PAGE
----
Ok, so you’ve got your uniform, you’re prepared, you’re excited, and you’re directing. But is there ever a “moment” where one can truly feel like a director? For some it was in film school, for others it was a film festival, and for Nicole Delaney, the director of Thirsty, which was part of the 2019 Toronto International Film Festival and FXX’s Cake series, it was simply the moment she stepped behind the camera. “Directing sort of scared the shit out of me and also was [euphoric],” she said. “It was suddenly this feeling of all of the things in filmmaking that I had synthesized, where it occurred to me that this was how all of those storytelling instincts, everything was going to come out. It was a euphoria being behind the camera for the first time and continues to be.”

For Kari Skogland, director of The Falcon And The Winter Soldier on Disney+, it was some real on-the-job training. She found herself going through what she called “director bootcamp” when an actor friend called her and asked her to direct 1997’s Men with Guns after the original director had dropped out. But she had read the script, didn’t love it, and was ready to fully pass on the opportunity before the friend convinced her to come to set and meet everyone. “So I met all the actors. We sat in a room and I said, I know what this script is. I’m not going to do that movie, but if everyone’s willing to rewrite and kind of go on the fly, and you guys are up for the adventure, then, yeah, I would take that on. That was on a Sunday, and I hit the ground on the Monday. We didn’t know what the ending was going to be. Every day, every night, we would go in and rewrite all the pages for the next day. So by the time I finished that project, weeks later, I thought, yeah, now I’m a director.”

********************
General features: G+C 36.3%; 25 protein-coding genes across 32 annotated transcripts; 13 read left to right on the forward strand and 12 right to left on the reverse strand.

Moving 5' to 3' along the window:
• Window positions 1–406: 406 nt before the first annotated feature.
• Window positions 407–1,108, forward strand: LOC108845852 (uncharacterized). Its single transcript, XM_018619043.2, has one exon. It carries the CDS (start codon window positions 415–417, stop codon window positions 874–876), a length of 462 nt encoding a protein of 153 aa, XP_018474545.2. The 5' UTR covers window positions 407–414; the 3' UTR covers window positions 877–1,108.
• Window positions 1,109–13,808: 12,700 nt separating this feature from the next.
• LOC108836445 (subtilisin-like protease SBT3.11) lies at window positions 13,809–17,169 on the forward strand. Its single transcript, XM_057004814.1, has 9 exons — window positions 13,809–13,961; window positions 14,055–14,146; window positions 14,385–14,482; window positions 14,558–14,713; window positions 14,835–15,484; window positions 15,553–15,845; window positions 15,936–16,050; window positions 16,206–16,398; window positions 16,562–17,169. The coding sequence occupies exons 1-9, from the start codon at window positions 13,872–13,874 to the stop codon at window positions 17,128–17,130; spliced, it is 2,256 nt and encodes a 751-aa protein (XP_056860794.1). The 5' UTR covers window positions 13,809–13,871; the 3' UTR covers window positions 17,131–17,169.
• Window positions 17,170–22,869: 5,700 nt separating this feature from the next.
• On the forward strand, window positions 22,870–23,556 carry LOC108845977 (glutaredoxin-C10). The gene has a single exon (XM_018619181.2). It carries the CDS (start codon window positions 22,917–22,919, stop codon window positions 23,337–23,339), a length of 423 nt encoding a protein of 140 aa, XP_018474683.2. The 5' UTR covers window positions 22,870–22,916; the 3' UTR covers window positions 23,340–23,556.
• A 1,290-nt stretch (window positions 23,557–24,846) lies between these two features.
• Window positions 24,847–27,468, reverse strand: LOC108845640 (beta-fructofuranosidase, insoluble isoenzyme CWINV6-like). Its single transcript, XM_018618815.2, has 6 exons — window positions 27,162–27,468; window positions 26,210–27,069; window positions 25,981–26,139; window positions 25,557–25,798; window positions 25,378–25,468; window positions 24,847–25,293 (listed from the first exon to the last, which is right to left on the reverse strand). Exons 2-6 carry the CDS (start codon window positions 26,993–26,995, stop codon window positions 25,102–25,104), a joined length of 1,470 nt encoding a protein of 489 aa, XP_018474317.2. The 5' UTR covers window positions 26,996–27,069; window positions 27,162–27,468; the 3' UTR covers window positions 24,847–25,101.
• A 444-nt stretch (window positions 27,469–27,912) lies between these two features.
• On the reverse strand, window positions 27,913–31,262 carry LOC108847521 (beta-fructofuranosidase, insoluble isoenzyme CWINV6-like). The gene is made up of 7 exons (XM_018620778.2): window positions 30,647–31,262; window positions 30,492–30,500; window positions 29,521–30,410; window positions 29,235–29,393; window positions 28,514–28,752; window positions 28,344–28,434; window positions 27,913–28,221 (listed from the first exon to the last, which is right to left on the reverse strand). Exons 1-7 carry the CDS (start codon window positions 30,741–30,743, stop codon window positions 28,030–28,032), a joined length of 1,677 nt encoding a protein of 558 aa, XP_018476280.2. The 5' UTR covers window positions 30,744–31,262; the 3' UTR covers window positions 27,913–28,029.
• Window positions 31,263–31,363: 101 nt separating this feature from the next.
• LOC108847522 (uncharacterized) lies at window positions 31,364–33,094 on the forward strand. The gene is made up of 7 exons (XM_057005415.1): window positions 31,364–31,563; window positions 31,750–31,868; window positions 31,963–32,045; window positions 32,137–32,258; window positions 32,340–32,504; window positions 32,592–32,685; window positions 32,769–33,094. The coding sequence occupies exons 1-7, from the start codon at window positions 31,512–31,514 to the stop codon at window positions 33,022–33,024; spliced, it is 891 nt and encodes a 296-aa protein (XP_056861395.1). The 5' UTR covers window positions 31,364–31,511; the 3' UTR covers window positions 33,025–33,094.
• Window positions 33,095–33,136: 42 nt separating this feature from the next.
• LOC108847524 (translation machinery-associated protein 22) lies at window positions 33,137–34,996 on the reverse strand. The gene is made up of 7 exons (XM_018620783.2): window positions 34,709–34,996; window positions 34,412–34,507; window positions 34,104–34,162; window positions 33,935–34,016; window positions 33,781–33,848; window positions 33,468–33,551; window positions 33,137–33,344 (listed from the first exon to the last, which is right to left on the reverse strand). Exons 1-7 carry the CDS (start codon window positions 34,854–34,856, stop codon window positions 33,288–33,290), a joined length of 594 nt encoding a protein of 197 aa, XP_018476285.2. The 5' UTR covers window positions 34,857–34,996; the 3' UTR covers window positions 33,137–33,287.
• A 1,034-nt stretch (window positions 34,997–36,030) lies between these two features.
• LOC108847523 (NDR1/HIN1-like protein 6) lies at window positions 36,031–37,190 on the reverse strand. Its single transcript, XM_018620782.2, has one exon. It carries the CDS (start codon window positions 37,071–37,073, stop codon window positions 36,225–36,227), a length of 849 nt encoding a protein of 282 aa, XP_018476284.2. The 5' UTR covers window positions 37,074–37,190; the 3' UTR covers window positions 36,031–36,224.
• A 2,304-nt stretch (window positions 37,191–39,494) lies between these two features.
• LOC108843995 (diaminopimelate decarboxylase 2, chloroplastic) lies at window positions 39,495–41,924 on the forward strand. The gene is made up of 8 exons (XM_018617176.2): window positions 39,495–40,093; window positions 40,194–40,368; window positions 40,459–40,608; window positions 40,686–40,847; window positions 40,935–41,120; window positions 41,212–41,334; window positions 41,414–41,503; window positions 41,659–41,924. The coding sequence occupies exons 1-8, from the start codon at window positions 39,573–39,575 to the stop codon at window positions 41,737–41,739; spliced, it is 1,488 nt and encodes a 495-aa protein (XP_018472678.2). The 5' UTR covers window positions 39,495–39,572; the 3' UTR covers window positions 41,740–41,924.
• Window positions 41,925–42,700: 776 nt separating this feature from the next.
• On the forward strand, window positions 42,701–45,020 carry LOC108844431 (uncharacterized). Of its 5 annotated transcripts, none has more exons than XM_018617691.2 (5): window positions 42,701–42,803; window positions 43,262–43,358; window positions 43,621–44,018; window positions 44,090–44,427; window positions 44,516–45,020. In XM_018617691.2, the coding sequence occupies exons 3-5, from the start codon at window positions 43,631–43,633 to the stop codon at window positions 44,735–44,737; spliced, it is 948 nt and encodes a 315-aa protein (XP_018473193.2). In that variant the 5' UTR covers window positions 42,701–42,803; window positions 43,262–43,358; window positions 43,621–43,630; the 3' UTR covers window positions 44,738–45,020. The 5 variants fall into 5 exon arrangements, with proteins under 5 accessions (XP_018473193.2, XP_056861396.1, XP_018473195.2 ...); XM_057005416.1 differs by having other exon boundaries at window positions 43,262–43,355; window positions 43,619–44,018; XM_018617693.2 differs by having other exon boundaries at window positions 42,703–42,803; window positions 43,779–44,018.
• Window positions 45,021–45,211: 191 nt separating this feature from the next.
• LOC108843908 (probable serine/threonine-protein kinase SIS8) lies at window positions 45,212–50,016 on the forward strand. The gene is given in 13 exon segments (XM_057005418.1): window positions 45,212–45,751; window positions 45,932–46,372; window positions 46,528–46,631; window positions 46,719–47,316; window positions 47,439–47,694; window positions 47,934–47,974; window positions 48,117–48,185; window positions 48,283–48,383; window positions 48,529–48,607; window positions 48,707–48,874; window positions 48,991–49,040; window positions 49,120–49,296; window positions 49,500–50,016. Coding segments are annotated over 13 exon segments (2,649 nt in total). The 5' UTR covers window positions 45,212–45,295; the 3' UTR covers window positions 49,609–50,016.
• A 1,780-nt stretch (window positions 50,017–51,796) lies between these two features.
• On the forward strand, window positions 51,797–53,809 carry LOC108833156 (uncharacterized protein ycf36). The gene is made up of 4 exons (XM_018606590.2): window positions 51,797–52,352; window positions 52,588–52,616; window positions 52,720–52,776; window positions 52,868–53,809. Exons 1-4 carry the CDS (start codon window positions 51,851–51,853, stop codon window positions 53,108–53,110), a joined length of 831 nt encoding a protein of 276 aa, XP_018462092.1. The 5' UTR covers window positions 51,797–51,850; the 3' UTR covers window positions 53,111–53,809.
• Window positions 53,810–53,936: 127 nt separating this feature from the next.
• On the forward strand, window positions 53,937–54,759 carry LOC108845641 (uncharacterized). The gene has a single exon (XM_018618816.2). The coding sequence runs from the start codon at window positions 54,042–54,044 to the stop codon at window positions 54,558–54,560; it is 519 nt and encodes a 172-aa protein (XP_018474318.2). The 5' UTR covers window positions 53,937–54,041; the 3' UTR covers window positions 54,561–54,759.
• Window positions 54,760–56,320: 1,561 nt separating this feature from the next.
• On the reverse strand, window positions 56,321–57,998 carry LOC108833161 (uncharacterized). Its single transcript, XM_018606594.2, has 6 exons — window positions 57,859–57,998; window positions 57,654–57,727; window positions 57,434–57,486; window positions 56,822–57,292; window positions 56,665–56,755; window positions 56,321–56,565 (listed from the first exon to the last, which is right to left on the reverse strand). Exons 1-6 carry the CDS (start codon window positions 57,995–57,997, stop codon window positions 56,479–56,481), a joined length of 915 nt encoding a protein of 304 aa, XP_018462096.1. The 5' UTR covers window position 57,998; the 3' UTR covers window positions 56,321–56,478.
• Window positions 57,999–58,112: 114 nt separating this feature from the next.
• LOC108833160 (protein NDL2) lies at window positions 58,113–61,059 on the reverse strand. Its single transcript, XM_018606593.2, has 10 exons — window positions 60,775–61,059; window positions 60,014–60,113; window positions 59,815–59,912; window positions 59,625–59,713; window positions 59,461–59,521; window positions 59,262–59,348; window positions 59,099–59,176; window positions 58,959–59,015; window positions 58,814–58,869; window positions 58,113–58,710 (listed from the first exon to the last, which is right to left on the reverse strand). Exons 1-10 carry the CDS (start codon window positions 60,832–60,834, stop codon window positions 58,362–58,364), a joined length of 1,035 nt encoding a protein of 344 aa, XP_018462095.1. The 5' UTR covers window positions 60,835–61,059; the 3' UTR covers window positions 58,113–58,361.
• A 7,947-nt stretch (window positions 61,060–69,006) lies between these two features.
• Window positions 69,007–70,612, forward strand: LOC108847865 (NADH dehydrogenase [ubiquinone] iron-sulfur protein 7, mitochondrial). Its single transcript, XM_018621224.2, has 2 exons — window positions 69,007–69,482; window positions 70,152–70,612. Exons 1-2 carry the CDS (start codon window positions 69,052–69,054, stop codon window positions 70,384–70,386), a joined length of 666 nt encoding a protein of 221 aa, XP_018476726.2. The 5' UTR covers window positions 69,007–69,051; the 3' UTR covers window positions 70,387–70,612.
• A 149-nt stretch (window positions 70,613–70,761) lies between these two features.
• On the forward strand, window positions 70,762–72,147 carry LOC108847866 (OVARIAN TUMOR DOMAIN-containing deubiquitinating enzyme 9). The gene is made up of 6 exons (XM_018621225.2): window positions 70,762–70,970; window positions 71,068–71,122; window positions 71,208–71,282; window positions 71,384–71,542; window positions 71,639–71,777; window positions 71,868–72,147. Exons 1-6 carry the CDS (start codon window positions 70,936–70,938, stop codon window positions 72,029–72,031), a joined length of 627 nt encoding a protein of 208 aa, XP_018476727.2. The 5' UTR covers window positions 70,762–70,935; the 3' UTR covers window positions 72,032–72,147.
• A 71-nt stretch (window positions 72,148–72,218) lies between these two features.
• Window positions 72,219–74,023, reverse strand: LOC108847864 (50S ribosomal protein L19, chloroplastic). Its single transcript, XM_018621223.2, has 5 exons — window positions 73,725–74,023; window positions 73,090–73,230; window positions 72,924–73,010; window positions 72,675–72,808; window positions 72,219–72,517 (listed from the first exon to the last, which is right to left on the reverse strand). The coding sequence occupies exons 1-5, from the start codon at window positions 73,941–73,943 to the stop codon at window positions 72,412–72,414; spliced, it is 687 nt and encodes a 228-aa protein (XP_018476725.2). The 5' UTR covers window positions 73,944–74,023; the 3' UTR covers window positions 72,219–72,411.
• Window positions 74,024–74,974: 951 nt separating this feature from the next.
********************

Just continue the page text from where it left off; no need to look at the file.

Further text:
It clicked for Davis when she was attending film school at LA City School, making Super 8 short films. “When I felt like I could translate my vision to film, and then when I showed them in the audience, and the audience responded the highest towards my movies, I think that’s when I first felt like a director. I felt like I was able to communicate in the language, that I had talent to do it. You learn that in film school, because you sit there and you watch 20 to 30 other students’ films, and you’re like, oh, mine worked.”